GENERAL SANTOS CITY—Filipino boxing hero Manny Pacquiao is moving on from what appeared to be a career-ending knockout defeat to Juan Manuel Marquez nearly a year ago and wants to recapture his place in the elite list of sweet science’s biggest stars.
Manny Pacquiao works the mitts with good friend and assistant boxing trainer Buboy Fernandez at the Wild Card gym in General Santos City. Paul Morales
Pacquiao undergoes a tough, grueling three-hour workout everyday at his newly-built Wild Card Gym located at the heart of this bursting city where his team pitched his training camp for his fight with Brandon Rios next month.
“It’s the same feeling as before. You saw my practice today. I feel very inspired. I am excited to be back in the ring,” said Pacquiao, who will turn 35 this coming December. His workout included a 25-round training session with 13 rounds of doing the mitts with friend and assistant trainer Buboy Fernandez.
The mitts portion of the regimen was originally scheduled for nine rounds but Pacquiao asked for more.
“Well, you know Manny. He’s like that when he’s enjoying his sparring. He extends the sessions and no one can stop him,” said Fernandez who finished the session sweating profusely looking more tired than Pacquiao.
Two rounds punching the double end ball, another three rounds on the speed ball plus five more rounds on the rope and on the mat rounded out the day’s work with other coaching staff members Nonoy Neri and Buboy’s brother Roger “Haplas.”
The training session was also highlighted by nine rounds of early morning roadwork at the Acharon Sports Complex oval.
“Yeah, he has moved on and soon will be on the way to becoming one of the best again,” Pacquiao’s business manager Michael Koncz declared on the day Pacquiao actually opened what is scheduled a 10-week build up program leading to his comeback fight with American Rios for the international welterweight championship on November 23 (November 24 in Manila) in the Chinese gambling paradise Macau.
Pacquiao, here flanked by good friend Fernandez and his pet dog Pacman, starts his daily workouts with a run at the Acharon Sports Complex oval in General Santos City. Paul Morales
“Recovering is an understatement. There’s nothing to recover from in the first place,” Koncz said. “To say that Manny had recovered from the stigma of his sixth round knockout to Marquez is wrong. To me, Manny fought his best fight in that fourth meeting with Marquez.”
“It was just that we committed a grave mistake and paid dearly for it,” he said. “But the fear that Manny suffered psychological and mental effect from the fall, is unfounded. He underwent an MRI in Las Vegas right after the fight and was pronounced out of danger by doctors.”
“We also had him examined by the best specialists here in the country and all, likewise, declared him safe,” Koncz said. “We’ve continuously been monitoring his condition and I can safely say that he’s okay and ready to fight again.”
Fernandez shared Koncz view saying, “That (knockout) is nothing. Past is past and Manny has been leading a normal life a few weeks after that defeat. Of course at the start he felt really bad. Defeat is painful. But that is expected in a game of boxing. You either win or you lose. It’s just too bad that we lost.”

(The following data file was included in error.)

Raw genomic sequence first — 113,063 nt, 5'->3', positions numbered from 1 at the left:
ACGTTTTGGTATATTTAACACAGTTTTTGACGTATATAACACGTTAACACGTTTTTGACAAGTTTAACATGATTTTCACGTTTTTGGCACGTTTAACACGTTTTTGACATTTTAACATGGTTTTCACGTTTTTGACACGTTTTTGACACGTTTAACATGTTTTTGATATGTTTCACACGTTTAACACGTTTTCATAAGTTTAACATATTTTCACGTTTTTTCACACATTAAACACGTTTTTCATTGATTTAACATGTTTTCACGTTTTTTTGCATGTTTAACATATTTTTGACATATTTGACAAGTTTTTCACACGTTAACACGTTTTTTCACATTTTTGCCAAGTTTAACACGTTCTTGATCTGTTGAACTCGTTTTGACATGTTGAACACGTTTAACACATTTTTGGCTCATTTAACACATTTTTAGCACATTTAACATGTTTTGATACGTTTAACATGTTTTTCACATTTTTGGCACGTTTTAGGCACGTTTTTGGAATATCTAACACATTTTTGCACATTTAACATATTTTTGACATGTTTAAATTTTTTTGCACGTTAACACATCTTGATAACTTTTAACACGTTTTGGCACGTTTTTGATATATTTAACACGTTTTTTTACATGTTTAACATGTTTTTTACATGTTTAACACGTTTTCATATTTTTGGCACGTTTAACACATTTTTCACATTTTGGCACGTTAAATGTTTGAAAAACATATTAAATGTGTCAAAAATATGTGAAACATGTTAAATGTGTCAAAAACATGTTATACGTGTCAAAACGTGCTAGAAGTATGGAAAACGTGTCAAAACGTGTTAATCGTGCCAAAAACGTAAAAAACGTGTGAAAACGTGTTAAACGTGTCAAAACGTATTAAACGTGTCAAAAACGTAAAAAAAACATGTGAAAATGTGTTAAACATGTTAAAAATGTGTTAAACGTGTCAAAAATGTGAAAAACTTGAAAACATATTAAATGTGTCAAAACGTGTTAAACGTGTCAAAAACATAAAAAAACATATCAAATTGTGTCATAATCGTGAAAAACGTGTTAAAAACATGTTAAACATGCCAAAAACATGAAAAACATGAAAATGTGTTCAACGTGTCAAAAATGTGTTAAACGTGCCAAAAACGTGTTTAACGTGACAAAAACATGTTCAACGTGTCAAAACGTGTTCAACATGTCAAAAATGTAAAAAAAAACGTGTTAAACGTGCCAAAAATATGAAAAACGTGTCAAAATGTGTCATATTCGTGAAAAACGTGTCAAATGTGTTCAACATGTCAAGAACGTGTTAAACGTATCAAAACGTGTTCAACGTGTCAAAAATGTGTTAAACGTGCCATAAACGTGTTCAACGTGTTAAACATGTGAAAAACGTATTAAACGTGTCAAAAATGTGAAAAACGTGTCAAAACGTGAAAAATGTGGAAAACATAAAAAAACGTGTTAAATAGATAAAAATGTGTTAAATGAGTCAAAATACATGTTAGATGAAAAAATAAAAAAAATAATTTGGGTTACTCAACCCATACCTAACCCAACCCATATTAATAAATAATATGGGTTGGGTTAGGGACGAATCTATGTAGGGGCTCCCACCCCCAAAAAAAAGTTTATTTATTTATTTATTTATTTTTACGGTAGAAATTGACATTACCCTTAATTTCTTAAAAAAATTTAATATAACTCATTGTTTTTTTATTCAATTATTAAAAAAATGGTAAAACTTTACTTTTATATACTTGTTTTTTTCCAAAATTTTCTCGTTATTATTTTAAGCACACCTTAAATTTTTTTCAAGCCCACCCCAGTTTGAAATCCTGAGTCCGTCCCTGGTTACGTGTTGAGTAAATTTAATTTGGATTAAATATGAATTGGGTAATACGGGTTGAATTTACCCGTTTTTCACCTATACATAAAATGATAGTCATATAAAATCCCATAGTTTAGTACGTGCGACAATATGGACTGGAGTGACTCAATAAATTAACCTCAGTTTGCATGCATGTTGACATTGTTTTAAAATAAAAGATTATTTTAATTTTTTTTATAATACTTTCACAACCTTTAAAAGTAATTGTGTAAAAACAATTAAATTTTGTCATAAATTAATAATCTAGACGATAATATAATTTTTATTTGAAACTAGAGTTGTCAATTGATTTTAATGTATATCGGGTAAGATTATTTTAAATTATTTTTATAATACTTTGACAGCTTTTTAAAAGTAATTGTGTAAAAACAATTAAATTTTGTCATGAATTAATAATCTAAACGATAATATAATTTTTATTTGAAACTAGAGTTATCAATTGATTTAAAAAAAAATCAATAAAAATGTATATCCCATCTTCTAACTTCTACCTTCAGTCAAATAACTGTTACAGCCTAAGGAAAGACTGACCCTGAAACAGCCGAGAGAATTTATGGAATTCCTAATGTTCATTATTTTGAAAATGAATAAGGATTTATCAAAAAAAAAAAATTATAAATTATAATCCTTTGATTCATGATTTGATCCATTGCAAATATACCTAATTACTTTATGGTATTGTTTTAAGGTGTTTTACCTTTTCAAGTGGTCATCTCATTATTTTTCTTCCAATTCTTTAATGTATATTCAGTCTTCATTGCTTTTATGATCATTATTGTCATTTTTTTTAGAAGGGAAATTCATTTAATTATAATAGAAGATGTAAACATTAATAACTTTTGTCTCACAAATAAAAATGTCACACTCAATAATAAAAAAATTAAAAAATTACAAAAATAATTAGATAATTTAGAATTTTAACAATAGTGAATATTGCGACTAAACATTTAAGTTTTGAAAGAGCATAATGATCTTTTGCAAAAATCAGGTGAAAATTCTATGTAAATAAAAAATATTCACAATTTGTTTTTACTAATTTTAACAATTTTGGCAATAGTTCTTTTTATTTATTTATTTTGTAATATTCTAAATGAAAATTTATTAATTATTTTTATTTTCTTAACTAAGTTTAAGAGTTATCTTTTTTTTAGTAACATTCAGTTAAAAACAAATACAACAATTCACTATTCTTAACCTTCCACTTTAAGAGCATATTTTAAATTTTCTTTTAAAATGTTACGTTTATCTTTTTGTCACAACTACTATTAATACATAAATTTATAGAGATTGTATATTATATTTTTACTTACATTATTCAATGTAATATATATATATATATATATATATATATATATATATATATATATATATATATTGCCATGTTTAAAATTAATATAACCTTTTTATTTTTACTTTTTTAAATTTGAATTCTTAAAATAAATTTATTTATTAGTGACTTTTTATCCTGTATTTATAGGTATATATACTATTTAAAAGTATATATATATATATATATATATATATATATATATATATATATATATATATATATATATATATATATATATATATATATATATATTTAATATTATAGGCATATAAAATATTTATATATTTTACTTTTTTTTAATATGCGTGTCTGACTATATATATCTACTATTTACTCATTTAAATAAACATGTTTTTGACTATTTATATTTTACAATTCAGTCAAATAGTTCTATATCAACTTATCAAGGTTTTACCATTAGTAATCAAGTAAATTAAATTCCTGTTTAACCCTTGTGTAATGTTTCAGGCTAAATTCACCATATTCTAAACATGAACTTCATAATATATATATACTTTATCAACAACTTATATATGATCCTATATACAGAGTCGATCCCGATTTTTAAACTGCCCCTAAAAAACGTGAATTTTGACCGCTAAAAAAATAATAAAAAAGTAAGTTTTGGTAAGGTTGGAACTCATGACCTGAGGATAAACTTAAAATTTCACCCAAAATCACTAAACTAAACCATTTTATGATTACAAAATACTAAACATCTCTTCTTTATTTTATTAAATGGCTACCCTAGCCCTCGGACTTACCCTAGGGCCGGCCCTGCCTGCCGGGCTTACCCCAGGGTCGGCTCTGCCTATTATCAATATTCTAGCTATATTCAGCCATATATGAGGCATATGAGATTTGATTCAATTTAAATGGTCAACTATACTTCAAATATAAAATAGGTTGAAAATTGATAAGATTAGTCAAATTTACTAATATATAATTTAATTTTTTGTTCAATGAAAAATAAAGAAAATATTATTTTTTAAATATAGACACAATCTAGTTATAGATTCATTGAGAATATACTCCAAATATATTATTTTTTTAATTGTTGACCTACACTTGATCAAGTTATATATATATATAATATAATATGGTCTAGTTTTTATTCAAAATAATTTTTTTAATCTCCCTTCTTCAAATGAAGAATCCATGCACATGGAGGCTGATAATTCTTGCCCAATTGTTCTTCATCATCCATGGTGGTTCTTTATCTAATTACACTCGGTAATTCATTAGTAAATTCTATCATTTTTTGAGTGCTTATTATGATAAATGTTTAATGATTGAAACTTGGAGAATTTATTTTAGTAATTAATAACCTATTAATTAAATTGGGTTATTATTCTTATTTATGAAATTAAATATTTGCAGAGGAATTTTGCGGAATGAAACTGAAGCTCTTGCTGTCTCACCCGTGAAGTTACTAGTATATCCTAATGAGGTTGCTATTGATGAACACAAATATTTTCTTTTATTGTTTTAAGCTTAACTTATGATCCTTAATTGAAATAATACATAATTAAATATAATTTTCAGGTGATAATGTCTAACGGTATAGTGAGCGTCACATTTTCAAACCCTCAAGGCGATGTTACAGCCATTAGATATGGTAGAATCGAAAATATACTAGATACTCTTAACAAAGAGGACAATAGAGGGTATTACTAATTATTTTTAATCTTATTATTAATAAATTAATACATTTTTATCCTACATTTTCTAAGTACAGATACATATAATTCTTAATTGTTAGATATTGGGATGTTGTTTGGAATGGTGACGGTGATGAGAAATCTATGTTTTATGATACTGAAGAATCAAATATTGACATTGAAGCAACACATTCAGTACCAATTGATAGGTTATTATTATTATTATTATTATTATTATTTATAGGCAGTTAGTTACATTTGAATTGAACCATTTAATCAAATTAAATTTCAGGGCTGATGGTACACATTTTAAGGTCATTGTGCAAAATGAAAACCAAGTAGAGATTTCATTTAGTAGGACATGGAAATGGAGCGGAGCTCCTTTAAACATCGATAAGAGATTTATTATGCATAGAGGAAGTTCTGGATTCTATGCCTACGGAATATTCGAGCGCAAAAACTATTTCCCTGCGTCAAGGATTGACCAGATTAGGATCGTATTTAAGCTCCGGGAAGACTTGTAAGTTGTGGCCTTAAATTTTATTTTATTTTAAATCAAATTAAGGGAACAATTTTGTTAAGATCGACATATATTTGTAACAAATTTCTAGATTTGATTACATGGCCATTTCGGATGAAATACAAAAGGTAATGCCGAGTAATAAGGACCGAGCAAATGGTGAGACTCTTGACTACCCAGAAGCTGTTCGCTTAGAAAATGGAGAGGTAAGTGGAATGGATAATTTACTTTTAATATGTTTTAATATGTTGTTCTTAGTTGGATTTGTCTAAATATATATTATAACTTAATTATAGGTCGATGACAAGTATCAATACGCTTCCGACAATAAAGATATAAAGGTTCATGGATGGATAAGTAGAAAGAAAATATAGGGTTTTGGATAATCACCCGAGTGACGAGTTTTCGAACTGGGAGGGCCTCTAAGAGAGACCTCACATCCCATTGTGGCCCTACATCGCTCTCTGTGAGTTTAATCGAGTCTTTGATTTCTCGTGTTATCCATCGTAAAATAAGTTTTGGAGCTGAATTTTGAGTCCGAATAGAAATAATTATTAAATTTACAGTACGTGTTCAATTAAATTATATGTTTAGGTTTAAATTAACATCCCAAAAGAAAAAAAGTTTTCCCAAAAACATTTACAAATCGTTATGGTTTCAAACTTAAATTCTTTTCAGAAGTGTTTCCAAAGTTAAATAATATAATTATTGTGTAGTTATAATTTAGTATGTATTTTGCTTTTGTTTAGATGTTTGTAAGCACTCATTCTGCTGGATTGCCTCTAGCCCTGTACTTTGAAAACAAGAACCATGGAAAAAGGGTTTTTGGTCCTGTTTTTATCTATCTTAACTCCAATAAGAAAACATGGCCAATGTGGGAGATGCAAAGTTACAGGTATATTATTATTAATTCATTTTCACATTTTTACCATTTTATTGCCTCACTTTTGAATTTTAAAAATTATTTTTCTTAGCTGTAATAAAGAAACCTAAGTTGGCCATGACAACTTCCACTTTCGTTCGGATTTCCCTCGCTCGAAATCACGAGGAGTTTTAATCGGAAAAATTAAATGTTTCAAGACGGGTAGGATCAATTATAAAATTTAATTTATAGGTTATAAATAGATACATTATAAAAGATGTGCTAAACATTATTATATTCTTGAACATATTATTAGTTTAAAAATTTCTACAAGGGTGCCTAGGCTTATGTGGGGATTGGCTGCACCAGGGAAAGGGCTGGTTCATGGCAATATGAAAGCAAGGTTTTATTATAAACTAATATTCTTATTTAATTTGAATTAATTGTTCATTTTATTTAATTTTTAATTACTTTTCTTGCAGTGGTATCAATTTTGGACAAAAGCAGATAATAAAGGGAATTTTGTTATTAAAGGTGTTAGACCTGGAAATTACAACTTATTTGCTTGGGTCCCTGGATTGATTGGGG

Pacquiao has been displaying tremendous speed and punching power with Nonoy Neri often needing to replace trainer Fernandez in doing the mitts at the Pacman Wild Card Gym.
Expressing their approval at what they saw, a handful of spectators that had the privilege of having been admitted in a closed door training session gave Pacquiao a warm ovation. This was after another three hour workout of 12 rounds at the mitts, a pair each at the speed ball and double end ball and three rounds of shadow boxing.
Fernandez, who could weigh no less than 250 pounds lasted only seven rounds against the pummeling of the eight-division champion leaving the similarly heavy Neri to finish the session.
Neri himself, Buboy, his brother Roger “Haplas” and even Pacquiao’s business manager Michael Koncz joined the small crowd in expressing elation over what they saw.
The hype for the Pacquiao-Rios bout in November to be held in Macau is going on in earnest especially in Asia. Here a double-deck tramline vehicle in Hong Kong is emblazoned with a poster of the coming November bout to be held in Macau. Apple Greatson Francisco
“Manny’s punches are too heavy,” Neri said after his short four-round stint opposite the Pacman. “We really need to take turns doing the mitts otherwise we’d all have broken hands before this 10 weeks of camp.”
“This is absolutely the first time that I saw Buboy (Fernandez) quit,” Neri swore. “ I think Manny’s punching power has not abandoned him despite almost a year in hibernation.”
“The camp is doing fine,” Koncz, for his part, said. “Everything is going on schedule. I think we would easily get what we aim for in the next nine weeks here in Gen San.”
“I’m very happy with what Manny is showing us. In fact, we all should be very happy,” Koncz said adding that with the way the camp is going, the former no. 1 pound-for-pound best would be ready to spar not later than next week.
“Yeah, Freddie (Pacquiao’s chief trainer Roach) would be coming first week of next month bringing with him at least one sparring partner from Korea and one from Ghana,” he said
Pacquiao attributed his excellent shape to his almost three weeks of sporadic training session here and in Manila.
“Our early start has helped,” he said. It’s a difficult proposition to practice in Manila and then move here. But even when not in the ring or in the oval I have been getting plenty of practice through our almost nightly basketball games.”
Pacquiao, Fernandez, Haplas and Nonoy all said the long 10-week training camp that will include one week in Macau, is the ring icon’s longest since moving to flyweight from junior-fly in the beginning of his 18-year fighting career.